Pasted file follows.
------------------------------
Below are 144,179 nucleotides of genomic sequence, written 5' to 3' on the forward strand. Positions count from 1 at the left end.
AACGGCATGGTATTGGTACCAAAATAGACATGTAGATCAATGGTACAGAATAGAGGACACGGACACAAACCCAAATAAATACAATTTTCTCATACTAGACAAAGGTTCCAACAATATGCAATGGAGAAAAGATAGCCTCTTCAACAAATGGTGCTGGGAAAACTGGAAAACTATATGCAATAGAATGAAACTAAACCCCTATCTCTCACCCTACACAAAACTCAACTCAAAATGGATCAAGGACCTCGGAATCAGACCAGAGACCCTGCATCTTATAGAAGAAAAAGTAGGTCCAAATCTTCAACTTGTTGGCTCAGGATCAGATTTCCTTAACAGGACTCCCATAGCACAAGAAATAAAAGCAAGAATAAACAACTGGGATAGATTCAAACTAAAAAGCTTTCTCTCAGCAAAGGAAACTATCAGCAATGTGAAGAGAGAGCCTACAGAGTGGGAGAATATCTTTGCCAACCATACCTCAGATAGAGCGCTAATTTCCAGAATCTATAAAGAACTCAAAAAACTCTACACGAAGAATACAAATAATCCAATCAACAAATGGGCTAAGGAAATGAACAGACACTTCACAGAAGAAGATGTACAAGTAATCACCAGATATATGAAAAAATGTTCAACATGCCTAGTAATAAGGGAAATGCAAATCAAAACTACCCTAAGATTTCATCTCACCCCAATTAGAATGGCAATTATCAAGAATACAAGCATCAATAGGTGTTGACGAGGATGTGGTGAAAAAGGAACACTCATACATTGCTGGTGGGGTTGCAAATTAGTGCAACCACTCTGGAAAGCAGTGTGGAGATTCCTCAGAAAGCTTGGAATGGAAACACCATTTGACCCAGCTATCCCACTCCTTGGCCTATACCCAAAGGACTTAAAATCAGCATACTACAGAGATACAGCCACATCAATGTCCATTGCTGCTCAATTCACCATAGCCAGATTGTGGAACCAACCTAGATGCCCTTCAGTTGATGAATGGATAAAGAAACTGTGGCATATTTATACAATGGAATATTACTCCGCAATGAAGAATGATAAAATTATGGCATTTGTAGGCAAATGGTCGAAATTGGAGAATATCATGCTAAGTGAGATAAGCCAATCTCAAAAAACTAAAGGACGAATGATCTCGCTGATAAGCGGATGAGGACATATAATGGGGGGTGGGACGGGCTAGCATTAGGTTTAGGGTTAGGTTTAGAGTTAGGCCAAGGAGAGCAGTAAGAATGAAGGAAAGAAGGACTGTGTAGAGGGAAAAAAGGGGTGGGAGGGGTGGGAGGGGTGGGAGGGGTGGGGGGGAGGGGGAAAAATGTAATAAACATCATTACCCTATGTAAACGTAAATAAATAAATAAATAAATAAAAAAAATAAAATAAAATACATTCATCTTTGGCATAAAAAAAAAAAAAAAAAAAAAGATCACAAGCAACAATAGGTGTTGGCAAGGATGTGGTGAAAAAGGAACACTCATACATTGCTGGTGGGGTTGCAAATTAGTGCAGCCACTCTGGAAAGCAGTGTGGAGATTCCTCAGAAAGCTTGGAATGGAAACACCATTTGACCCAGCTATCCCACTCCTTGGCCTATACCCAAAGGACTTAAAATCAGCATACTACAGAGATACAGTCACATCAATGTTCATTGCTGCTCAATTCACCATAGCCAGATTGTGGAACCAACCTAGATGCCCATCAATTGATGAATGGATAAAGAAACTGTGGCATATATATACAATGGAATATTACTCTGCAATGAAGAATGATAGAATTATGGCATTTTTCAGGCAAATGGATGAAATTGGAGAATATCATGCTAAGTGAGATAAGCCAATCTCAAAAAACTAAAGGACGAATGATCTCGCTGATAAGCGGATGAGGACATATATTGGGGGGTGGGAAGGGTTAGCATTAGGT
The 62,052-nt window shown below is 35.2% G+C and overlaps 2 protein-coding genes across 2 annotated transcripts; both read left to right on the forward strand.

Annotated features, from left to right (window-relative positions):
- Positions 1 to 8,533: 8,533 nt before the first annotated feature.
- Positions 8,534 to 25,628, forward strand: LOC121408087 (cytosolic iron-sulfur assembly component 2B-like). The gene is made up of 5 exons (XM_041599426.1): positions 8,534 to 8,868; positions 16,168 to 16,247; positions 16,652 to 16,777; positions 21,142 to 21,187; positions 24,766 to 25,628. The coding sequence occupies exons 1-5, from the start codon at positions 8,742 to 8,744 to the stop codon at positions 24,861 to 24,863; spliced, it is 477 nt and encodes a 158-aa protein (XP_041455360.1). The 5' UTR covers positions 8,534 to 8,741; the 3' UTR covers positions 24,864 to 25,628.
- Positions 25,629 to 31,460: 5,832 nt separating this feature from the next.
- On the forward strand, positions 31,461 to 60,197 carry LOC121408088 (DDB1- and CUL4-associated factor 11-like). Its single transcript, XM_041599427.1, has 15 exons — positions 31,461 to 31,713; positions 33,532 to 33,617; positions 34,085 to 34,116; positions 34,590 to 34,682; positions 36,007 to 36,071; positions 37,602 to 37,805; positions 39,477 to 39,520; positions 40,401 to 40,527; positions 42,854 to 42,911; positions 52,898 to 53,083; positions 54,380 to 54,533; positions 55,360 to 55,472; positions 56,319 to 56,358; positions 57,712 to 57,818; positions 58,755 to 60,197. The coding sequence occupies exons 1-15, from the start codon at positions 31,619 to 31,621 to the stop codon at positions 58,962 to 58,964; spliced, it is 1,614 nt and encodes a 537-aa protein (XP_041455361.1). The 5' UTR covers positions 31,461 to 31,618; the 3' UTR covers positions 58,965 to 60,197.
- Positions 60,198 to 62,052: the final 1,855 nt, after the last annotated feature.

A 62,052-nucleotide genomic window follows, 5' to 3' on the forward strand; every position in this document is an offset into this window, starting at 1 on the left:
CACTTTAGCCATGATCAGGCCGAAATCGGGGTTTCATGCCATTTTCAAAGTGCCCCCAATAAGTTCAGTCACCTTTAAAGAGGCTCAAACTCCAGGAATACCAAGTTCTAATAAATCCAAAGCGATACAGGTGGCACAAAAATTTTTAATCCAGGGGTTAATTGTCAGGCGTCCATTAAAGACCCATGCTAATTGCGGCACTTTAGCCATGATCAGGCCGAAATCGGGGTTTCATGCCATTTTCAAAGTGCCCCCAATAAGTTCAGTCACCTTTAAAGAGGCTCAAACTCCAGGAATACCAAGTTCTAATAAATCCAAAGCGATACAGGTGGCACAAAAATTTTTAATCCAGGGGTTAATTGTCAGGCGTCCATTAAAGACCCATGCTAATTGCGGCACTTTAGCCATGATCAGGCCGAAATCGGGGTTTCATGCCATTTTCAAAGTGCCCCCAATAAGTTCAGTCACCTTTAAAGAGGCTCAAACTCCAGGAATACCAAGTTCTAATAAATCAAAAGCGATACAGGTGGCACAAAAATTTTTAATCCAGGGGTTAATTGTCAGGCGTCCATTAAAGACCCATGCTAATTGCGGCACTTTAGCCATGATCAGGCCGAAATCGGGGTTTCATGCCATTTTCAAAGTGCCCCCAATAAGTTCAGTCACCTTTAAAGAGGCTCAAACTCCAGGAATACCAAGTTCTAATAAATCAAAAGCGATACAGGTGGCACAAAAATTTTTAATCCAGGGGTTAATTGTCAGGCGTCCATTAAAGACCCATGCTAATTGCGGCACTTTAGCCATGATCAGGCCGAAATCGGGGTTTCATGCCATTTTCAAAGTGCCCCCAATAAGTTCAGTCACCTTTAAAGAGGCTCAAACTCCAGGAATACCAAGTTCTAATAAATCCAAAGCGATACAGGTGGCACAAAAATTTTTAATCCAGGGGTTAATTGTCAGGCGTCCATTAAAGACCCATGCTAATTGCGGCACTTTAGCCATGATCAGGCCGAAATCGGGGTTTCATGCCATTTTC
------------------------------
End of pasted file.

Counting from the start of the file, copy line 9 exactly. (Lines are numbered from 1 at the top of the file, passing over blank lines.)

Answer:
- Positions 60,198 to 62,052: the final 1,855 nt, after the last annotated feature.